Last week my kids got their multicultural groove on.
We attended the Domino Foundation’s Multicultural Day Camp and had a blast. My kids are still talking about it.
The first afternoon, we learned about musical instruments from around the world.
The kids were led in an African drum circle and they were actually really good. The bottom photos are of the boys rocking the djembe (a West African drum).
“Djembe” means “everyone come together in peace.” It was explained that the djembe is similar to the guitar in American culture–when someone starts playing, people gather and sing/dance/play along.
The second afternoon we brought our cousins with us to make Native American pinch pots and Chinese theatre masks. (Some of the kids painted sticks as well. We were one with nature!)
I volunteered to take photos for the Domino Foundation’s revamped website (coming soon!) and here are some of the beautiful children and moments I was able to capture while the kids were creating.
“Seeing a rainbow of children working and playing together reminded me that this is why we exist. I wake up every day grateful for the opportunity I have to be involved with Domino Foundation.”
– Andrea Hardeman, Domino Foundation Program Director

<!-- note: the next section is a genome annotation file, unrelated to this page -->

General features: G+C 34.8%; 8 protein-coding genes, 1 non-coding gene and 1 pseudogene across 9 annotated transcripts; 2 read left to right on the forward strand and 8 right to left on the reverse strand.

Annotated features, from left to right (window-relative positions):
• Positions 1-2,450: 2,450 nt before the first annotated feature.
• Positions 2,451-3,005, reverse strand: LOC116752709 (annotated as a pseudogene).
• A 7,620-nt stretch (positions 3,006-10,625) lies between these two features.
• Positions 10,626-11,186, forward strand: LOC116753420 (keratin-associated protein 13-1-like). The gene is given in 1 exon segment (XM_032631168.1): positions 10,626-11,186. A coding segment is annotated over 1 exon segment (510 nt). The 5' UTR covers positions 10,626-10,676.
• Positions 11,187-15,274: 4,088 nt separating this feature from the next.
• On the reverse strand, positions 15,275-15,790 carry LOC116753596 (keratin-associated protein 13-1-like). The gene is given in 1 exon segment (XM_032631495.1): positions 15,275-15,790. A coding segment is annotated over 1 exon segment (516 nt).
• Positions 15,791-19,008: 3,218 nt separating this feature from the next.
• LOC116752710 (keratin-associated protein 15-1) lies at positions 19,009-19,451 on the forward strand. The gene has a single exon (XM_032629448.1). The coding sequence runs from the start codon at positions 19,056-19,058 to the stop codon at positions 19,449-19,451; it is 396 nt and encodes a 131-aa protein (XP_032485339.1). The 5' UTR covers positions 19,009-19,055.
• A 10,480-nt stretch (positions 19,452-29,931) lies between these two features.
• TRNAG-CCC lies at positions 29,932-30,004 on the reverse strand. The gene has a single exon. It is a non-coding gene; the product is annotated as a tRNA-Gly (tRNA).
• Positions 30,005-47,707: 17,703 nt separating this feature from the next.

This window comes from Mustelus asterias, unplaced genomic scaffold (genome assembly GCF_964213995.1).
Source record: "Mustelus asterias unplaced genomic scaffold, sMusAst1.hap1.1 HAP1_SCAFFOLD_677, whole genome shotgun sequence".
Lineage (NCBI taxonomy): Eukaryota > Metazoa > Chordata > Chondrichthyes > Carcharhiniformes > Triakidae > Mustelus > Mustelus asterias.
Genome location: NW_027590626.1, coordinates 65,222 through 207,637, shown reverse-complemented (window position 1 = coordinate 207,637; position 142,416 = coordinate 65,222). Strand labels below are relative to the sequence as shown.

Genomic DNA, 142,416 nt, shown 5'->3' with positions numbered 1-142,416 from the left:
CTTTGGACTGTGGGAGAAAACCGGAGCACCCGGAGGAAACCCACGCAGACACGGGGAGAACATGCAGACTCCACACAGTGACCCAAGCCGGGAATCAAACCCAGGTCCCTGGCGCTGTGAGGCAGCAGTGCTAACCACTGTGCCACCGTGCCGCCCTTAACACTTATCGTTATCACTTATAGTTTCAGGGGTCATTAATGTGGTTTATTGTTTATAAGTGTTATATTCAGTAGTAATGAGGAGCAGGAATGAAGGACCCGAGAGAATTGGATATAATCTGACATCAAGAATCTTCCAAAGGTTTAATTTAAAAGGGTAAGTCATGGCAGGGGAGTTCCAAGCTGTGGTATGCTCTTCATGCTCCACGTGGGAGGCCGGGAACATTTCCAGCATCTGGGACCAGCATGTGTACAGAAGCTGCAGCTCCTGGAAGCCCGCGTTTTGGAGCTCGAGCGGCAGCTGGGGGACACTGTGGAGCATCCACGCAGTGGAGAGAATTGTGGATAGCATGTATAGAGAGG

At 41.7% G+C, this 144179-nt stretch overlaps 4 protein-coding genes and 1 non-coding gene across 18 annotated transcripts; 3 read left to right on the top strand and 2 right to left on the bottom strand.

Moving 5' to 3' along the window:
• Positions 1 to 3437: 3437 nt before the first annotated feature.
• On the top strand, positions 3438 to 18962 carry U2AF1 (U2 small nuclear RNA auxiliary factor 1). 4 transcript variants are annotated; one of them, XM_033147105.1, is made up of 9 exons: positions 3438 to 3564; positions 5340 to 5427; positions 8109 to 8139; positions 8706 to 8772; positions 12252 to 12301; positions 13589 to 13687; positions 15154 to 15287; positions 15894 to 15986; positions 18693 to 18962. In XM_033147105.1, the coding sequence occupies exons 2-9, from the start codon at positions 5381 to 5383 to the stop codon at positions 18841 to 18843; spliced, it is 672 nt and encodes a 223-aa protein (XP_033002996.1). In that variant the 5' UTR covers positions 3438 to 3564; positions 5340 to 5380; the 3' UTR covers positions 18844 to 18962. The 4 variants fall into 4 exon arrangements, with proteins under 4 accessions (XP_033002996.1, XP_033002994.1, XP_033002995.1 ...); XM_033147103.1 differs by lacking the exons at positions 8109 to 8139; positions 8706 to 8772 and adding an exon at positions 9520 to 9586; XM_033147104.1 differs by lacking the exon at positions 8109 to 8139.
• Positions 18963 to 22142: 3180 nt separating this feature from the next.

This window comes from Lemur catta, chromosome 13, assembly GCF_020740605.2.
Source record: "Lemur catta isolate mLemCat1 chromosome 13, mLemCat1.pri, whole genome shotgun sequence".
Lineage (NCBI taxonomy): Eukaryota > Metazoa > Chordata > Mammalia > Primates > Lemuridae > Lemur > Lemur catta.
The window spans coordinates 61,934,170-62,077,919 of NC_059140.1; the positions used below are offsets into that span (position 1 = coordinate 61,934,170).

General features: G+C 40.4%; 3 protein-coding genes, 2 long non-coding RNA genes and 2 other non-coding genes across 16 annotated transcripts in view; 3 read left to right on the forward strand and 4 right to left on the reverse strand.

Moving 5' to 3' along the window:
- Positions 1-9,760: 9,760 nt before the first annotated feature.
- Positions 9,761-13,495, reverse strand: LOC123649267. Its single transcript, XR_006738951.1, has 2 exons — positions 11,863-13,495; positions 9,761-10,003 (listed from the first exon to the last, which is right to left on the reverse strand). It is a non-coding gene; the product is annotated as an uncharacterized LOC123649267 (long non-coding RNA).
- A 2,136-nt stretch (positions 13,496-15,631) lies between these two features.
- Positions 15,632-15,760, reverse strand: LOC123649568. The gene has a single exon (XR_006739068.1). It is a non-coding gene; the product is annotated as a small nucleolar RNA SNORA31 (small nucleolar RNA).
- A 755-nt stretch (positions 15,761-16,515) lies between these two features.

We missed the third afternoon because we went swimming with our cousins who are visiting from Texas, but the kids learned Polynesian dances.
Isn’t Utah totally gorgeous? I love living here.
A special thanks to the Lintons and Andrea Hardeman for all their hard work and organization. It was absolutely perfect!
What is the Domino Foundation?
Curtis and Melody Linton started Domino Foundation in 2006 after adopting their son Dominic, the foundation’s namesake.
Recognizing the deep love families have for their adopted children, the Domino Foundation began by helping families cover some of the costs of adoption.
Learning about difference, racism, and institutionalized racial injustice while raising Dominic, the Lintons soon realized the pressing needs transracial families had for courageous education and conversations about race. In 2011, Andrea Hardeman joined Domino Foundation as the Program Director to lead educational, social, cultural, and mentoring support for transracial families. Their mission is to strengthen and provide pre- and post- transracial adoption support to families.
How do I get involved with the Domino Foundation?
Get updates on their latest speakers, workshops, field trips and events on The Domino Foundation’s Facebook Page.
Craving more? Email firstname.lastname@example.org to get on the email list.
Great people. Great events. Great info.